I hate giving advice like this. It's much easier for me to say than for you to do. And it' dealing with families, which move in ways that are quite baffling, and individual.
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Re: Raw Milk

Postby PatchMonster » Thu Nov 06, 2008 11:25 pm UTC

wst wrote:Pasteurisation doesn't kill all of the bacteria in the milk - hence it will still sour when kept in a sealed bottle. Maybe some 'home tests' of simple things, will show how raw milk has so many more microorganisms in than Pasteurised and UHT (if you can get UHT in a clear container).
Have your brand new bottles of each type of milk, unopened, and leave them on the kitchen sideboard somewhere, all together. Then no bacteria will be in the bottle, other than those in the milk/from production. Hopefully a greenish film will form on the raw milk bottle.

As far as raw meat is concerned, it is nutritionally better for you. However, I consider full veganism to be much safer than raw meat. Insist that all meat in the house is properly cooked, or that your mother (who seems to be the only person you've mentioned that has a problem with conventional eating) stops eating meat and becomes vegan.

I hate giving advice like this. It's much easier for me to say than for you to do. And it' dealing with families, which move in ways that are quite baffling, and individual.


I assume the experiment is to prove there is more bacteria in the raw milk. She agrees with this, and believes that the good bacteria in the raw milk will prevent it from contracted diseases. And since the pasteurized milk has no bacteria (to fight diseases?), she believes it's more susceptible than the raw milk to diseases. Thanks for the advice though.

It hasn't been a very serious problem, she respects my opinion for the most part. She's not forcing me to eat these things. I haven't seen her eat raw meat yet, she has just mentioned to me that it is a good idea. I hope she doesn't turn into a wild carnivore :P . It's still a hassle getting my own food all the time, I think I'll just have to manage till I have my own house.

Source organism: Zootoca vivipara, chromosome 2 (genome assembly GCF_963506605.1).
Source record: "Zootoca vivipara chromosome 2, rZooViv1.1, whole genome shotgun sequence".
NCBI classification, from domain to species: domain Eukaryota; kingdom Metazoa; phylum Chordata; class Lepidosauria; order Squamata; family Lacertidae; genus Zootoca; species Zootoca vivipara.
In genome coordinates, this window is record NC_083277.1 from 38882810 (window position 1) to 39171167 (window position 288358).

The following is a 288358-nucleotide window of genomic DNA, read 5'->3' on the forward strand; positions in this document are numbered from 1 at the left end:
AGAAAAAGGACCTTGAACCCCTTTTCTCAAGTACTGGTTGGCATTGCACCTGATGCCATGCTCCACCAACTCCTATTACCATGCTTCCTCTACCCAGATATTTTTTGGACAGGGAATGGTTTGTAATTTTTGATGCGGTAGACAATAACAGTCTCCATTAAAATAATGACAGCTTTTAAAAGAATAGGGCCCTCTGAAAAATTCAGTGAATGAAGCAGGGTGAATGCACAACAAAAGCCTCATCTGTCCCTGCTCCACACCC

Kachi wrote:Uh, it's not only more dangerous to drink raw milk, but if you're otherwise drinking something like skim, it's not as good for you either, nutritiously speaking.

Perhaps you should direct your mother to quackwatch.org. Important consumer health information for everyone.


I'll surely try, I doubt it will get far with her, however.
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Re: Raw Milk

Postby eds01 » Fri Nov 07, 2008 1:34 am UTC

Getting rid of too many bacteria is bad for you - it can help lower your immune system by lack of use (i.e. if you don't use it, you lose it), but there are some genuinely nasty bugs pasteurization can get rid of. Raw milk generally tastes better than pasteurized, because they're 2 general ways to do the pasteurization: lower heat for a longer time or higher heat for a shorter time. With milk, generally companies heat the milk really hot for a fraction of a second or merely hot for a dozen or two seconds. See if your mom will let you pasteurize by heating the milk up to about 150 degrees for about half an hour, then stick it in your freezer in small containers so it chills as quick as it can.